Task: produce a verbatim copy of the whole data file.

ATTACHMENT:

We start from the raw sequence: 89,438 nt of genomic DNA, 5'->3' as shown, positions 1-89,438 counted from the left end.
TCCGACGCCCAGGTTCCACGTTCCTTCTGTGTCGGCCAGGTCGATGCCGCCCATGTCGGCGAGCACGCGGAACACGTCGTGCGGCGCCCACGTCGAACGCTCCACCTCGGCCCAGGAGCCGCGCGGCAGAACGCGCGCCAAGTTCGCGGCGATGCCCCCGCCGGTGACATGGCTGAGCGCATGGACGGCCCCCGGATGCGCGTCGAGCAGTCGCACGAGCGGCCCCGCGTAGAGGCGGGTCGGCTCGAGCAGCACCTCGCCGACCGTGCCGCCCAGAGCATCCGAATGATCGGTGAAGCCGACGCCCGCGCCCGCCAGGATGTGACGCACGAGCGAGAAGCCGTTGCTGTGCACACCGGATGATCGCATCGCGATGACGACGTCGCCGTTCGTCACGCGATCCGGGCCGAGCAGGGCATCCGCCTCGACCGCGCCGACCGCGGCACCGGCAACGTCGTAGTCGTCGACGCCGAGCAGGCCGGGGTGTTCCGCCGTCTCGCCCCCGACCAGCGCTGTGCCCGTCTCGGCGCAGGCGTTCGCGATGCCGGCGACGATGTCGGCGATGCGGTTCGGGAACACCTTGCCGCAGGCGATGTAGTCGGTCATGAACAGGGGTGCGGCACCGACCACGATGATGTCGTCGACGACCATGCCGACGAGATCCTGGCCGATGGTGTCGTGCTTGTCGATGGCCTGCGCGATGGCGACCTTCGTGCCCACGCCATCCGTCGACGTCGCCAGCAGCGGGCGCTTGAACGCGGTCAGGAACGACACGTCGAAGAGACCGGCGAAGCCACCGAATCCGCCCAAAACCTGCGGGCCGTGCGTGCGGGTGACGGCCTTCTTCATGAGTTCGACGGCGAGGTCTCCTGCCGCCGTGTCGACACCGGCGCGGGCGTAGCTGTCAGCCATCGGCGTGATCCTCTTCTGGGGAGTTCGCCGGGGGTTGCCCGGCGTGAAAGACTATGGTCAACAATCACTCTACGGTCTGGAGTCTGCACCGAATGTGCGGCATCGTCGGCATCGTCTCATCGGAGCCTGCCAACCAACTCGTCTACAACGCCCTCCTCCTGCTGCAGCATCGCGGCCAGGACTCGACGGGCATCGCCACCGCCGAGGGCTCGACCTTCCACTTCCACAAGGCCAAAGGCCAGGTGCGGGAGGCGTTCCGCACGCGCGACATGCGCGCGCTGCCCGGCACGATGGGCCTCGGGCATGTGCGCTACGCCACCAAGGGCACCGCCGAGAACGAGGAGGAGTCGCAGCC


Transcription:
We start from the raw sequence: 89,438 nt of genomic DNA, 5'->3' as shown, positions 1-89,438 counted from the left end.
TCCGACGCCCAGGTTCCACGTTCCTTCTGTGTCGGCCAGGTCGATGCCGCCCATGTCGGCGAGCACGCGGAACACGTCGTGCGGCGCCCACGTCGAACGCTCCACCTCGGCCCAGGAGCCGCGCGGCAGAACGCGCGCCAAGTTCGCGGCGATGCCCCCGCCGGTGACATGGCTGAGCGCATGGACGGCCCCCGGATGCGCGTCGAGCAGTCGCACGAGCGGCCCCGCGTAGAGGCGGGTCGGCTCGAGCAGCACCTCGCCGACCGTGCCGCCCAGAGCATCCGAATGATCGGTGAAGCCGACGCCCGCGCCCGCCAGGATGTGACGCACGAGCGAGAAGCCGTTGCTGTGCACACCGGATGATCGCATCGCGATGACGACGTCGCCGTTCGTCACGCGATCCGGGCCGAGCAGGGCATCCGCCTCGACCGCGCCGACCGCGGCACCGGCAACGTCGTAGTCGTCGACGCCGAGCAGGCCGGGGTGTTCCGCCGTCTCGCCCCCGACCAGCGCTGTGCCCGTCTCGGCGCAGGCGTTCGCGATGCCGGCGACGATGTCGGCGATGCGGTTCGGGAACACCTTGCCGCAGGCGATGTAGTCGGTCATGAACAGGGGTGCGGCACCGACCACGATGATGTCGTCGACGACCATGCCGACGAGATCCTGGCCGATGGTGTCGTGCTTGTCGATGGCCTGCGCGATGGCGACCTTCGTGCCCACGCCATCCGTCGACGTCGCCAGCAGCGGGCGCTTGAACGCGGTCAGGAACGACACGTCGAAGAGACCGGCGAAGCCACCGAATCCGCCCAAAACCTGCGGGCCGTGCGTGCGGGTGACGGCCTTCTTCATGAGTTCGACGGCGAGGTCTCCTGCCGCCGTGTCGACACCGGCGCGGGCGTAGCTGTCAGCCATCGGCGTGATCCTCTTCTGGGGAGTTCGCCGGGGGTTGCCCGGCGTGAAAGACTATGGTCAACAATCACTCTACGGTCTGGAGTCTGCACCGAATGTGCGGCATCGTCGGCATCGTCTCATCGGAGCCTGCCAACCAACTCGTCTACAACGCCCTCCTCCTGCTGCAGCATCGCGGCCAGGACTCGACGGGCATCGCCACCGCCGAGGGCTCGACCTTCCACTTCCACAAGGCCAAAGGCCAGGTGCGGGAGGCGTTCCGCACGCGCGACATGCGCGCGCTGCCCGGCACGATGGGCCTCGGGCATGTGCGCTACGCCACCAAGGGCACCGCCGAGAACGAGGAGGAGTCGCAGCC